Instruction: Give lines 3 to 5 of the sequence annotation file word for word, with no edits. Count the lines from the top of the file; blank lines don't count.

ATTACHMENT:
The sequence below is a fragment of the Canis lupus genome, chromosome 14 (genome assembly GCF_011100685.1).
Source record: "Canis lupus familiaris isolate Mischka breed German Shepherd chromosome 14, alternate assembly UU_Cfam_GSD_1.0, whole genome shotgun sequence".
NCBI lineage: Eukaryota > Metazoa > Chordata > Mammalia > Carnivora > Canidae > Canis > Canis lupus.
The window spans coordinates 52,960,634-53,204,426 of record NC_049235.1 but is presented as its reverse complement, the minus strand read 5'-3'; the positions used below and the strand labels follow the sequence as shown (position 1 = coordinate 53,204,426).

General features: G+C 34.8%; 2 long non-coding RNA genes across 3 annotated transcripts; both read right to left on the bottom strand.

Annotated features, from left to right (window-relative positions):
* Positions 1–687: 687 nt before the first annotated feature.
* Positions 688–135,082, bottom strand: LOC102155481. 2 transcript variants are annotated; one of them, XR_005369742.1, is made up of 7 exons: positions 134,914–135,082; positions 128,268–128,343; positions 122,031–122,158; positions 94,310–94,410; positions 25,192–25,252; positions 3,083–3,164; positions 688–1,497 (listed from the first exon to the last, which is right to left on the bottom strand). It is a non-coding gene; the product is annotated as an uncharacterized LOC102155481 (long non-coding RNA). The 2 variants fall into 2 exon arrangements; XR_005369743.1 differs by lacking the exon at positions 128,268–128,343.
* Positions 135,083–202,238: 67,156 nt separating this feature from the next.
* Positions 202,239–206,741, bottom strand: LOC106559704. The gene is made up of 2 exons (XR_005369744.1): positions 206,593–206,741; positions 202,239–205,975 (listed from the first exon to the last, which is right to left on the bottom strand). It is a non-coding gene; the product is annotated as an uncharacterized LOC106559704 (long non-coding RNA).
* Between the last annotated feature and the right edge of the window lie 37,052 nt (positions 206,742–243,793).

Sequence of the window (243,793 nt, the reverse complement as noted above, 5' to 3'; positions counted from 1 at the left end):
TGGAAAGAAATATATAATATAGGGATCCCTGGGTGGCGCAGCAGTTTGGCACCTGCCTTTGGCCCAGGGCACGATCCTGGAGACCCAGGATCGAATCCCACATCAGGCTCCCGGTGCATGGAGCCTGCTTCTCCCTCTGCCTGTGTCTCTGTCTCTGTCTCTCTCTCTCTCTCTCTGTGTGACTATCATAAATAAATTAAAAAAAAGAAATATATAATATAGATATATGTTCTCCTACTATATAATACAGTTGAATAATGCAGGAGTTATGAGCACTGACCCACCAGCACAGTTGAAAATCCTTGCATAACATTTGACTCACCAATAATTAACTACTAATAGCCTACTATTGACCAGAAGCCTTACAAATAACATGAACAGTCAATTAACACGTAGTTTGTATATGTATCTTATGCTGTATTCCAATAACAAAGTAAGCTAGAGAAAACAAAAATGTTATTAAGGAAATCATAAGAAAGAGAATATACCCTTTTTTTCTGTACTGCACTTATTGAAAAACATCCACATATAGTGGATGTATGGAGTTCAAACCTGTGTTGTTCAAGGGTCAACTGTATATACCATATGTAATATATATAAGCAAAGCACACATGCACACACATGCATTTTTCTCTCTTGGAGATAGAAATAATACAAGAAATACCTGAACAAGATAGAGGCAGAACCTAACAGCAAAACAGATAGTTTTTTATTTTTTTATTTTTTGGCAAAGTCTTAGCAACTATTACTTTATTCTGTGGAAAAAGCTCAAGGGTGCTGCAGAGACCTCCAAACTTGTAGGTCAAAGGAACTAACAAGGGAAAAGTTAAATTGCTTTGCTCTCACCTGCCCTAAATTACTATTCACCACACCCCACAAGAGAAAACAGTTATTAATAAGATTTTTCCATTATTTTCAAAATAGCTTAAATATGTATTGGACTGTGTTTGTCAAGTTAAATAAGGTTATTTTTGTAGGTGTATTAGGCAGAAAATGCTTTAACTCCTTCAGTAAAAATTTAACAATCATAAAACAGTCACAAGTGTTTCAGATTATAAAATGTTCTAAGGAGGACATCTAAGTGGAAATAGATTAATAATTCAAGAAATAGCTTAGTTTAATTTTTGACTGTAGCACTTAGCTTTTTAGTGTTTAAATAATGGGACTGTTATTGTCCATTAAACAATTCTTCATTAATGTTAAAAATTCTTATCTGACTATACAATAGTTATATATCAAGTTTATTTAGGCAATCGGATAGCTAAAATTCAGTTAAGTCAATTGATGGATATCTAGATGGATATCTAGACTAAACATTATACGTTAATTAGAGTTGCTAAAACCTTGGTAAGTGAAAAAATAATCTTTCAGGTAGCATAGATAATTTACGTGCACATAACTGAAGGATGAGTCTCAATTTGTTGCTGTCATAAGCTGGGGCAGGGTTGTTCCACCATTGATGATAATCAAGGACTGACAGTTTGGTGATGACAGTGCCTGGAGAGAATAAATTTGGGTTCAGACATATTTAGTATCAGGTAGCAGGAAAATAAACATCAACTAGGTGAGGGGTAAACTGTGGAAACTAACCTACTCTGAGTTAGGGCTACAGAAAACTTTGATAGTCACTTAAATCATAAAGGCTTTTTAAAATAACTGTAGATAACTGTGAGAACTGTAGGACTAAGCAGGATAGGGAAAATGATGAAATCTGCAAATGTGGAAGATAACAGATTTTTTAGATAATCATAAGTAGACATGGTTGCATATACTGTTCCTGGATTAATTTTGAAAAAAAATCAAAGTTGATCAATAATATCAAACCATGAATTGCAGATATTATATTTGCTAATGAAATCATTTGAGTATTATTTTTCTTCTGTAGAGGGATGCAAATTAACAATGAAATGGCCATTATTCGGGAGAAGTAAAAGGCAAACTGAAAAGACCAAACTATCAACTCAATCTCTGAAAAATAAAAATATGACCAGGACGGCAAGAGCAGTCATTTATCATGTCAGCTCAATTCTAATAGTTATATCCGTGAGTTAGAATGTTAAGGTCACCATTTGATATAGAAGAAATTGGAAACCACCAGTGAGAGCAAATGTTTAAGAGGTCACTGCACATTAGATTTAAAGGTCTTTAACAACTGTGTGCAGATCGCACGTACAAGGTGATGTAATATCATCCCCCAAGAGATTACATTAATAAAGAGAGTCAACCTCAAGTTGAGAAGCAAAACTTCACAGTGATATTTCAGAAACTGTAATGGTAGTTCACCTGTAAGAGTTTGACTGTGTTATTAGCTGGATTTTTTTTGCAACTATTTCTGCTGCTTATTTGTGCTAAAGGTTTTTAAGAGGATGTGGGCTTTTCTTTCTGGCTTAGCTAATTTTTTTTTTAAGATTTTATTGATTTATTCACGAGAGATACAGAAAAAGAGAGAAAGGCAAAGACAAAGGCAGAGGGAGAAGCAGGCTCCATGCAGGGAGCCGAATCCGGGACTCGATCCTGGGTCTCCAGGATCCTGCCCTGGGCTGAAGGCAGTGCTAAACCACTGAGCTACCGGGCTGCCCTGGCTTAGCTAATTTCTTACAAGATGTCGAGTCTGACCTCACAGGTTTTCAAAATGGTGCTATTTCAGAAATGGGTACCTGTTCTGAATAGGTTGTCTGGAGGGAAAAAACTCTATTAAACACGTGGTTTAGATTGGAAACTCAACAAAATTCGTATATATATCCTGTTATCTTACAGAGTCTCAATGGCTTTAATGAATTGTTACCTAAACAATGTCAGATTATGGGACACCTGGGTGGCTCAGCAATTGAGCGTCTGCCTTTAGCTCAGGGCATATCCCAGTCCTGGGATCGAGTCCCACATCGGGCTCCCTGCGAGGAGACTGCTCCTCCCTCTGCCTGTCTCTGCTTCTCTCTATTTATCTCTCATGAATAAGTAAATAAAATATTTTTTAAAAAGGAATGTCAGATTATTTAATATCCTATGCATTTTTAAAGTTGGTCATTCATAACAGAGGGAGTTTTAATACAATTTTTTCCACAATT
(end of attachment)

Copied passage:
NCBI lineage: Eukaryota > Metazoa > Chordata > Mammalia > Carnivora > Canidae > Canis > Canis lupus.
The window spans coordinates 52,960,634-53,204,426 of record NC_049235.1 but is presented as its reverse complement, the minus strand read 5'-3'; the positions used below and the strand labels follow the sequence as shown (position 1 = coordinate 53,204,426).

General features: G+C 34.8%; 2 long non-coding RNA genes across 3 annotated transcripts; both read right to left on the bottom strand.